The production of bio-fuel from green plant waste is the first step towards better integration of humans into the earth's biotope. It is an alternative to the use of mined carbon for transport though with the option of producing other chemicals at the same time. The ultimate objective is to expand towards replacing a large portion of the current coal, petroleum and gas derived chemistry by a production chain that builds on resources that regenerate in nature quickly, in a time scale that fits the consumption. In this way, one avoids the accumulation of climate gases and other waste products, which cause undesired long-term effects on the earth's developments.
This project aims at producing substitutes for diesel and jet engine fuel. The thereby produced chemicals can potentially also be utilised for the production of more complex chemicals; thus, the developed process aims at providing an alternative to the current production of a family of commercial chemicals.
The project is a collaboration of SINTEF together with Chemical Engineering at NTNU and Jadavpur University in India.
The main result of the project is that we gained more insight into the fermentation process. While the first period focused on the mechanisms explored in a diluted system, the last and most valuable model is in a concentration range, we expect a potential future plant would operate. The design sub-project gave insight into the dependency of the product concentration range one can feasibly achieve.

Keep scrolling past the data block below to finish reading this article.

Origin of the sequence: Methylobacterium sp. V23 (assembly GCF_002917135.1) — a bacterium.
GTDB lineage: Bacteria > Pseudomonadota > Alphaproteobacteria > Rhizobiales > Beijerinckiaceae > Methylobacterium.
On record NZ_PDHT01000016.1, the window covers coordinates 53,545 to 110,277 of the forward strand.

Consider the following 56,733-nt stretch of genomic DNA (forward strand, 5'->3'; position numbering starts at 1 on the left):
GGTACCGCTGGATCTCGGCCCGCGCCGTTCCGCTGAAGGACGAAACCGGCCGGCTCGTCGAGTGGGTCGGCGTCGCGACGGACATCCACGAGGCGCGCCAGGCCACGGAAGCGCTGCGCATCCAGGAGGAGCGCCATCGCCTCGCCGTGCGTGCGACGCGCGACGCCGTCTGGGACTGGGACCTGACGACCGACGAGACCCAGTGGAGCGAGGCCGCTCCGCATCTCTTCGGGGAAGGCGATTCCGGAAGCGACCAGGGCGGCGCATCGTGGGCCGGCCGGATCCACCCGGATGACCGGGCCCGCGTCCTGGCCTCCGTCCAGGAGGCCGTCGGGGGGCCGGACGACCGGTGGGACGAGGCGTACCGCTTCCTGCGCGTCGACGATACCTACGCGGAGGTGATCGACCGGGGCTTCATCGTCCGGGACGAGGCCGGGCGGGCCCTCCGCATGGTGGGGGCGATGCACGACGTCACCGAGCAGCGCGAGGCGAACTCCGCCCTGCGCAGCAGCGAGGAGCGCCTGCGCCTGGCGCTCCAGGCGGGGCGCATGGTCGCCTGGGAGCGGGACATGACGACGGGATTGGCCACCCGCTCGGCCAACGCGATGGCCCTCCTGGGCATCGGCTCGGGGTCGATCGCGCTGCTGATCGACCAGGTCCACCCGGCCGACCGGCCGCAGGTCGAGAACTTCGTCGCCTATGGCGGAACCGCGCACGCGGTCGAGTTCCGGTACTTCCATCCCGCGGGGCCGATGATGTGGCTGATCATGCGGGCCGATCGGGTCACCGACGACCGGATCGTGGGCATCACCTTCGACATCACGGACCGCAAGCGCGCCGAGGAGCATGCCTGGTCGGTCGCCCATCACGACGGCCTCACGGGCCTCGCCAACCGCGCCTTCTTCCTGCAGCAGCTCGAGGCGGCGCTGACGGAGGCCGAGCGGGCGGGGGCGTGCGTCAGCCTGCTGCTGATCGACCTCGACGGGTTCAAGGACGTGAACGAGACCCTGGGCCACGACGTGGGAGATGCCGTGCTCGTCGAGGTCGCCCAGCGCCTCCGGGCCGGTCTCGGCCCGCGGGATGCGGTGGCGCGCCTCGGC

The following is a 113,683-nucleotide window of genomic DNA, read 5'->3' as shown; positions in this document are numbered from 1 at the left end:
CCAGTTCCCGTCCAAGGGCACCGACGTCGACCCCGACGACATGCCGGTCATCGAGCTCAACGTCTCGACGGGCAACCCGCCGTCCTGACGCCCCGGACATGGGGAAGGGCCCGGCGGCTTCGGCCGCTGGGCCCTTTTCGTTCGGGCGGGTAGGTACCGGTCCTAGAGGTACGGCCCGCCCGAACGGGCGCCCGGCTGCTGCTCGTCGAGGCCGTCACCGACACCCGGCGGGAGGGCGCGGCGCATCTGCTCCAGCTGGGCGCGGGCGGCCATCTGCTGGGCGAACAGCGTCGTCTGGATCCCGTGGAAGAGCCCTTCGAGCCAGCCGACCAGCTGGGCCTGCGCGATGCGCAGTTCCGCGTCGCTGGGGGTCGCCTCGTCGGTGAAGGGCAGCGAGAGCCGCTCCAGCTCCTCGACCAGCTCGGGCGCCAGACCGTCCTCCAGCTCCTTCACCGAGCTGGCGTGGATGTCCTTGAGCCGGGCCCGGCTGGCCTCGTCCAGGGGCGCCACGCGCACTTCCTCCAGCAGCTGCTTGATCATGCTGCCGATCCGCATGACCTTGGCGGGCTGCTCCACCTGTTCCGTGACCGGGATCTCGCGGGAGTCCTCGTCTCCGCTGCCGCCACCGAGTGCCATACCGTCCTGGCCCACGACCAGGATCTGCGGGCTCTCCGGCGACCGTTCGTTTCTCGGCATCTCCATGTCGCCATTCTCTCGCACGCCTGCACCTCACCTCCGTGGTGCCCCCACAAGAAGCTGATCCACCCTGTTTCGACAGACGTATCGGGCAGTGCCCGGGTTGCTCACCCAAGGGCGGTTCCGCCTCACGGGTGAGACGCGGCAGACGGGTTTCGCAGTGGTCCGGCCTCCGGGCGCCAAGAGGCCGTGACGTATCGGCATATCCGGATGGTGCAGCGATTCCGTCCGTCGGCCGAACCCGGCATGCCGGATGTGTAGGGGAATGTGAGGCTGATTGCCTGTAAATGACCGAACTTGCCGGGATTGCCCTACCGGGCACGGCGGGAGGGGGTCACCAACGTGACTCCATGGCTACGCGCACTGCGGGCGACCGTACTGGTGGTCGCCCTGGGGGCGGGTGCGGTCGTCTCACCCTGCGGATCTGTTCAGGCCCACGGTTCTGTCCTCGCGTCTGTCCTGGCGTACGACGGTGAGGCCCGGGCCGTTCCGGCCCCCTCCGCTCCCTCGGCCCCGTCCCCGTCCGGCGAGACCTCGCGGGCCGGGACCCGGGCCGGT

The project's result forms a solid basis for further research aiming at the design of a commercial plant.
The fatty acid ester butyl butyrate is regarded as a promising substitute for diesel and jet engine fuel, thus being of relevance in energy supply for both land-based and aviation transport. The building blocks of the ester, n-butanol and butyric acid, are important platform chemicals themselves and can be produced in biotechnological processes based on renewable sources such as lignocellulosic biomass, thereby addressing the transition from a petroleum-based to a sustainable energy supply.
A previous approach to produce butyl butyrate in a single bioreactor with the goal to circumvent common challenges associated with biofuel production such as product inhibition and high downstream processing costs yielded only 0.5 % enrichment of kerosine with the ester. In the proposed research project we propose to pursue an alternative, less integrated approach to produce BuB in which the individual components can and will be optimized individually prior to a subsequent integration in a continuous process for BuB production with improved productivity. The overall objective is to considerably improve continuous Clostridium fermentations by efficient separation of butanol and butyric acid from the fermentation broths. The final product will be obtained by enzymatic esterification, preferably in an ionic liquid, followed by product recovery. Process design and process development will be employed to integrate all steps into a continuous process with minimal side streams and waste. The project aims at an experimental verification of the process at laboratory scale, in line with a techno-economical evaluation for exploring the possibility for future industrial applications.
Success of this interdisciplinary project will be ensured by a tight collaboration between the Norwegian (NTNU, SINTEF) and Indian collaboration partners (Jadavpur University) with support from European experts from the partner's scientific networks with additional expertise in bio- and process technology.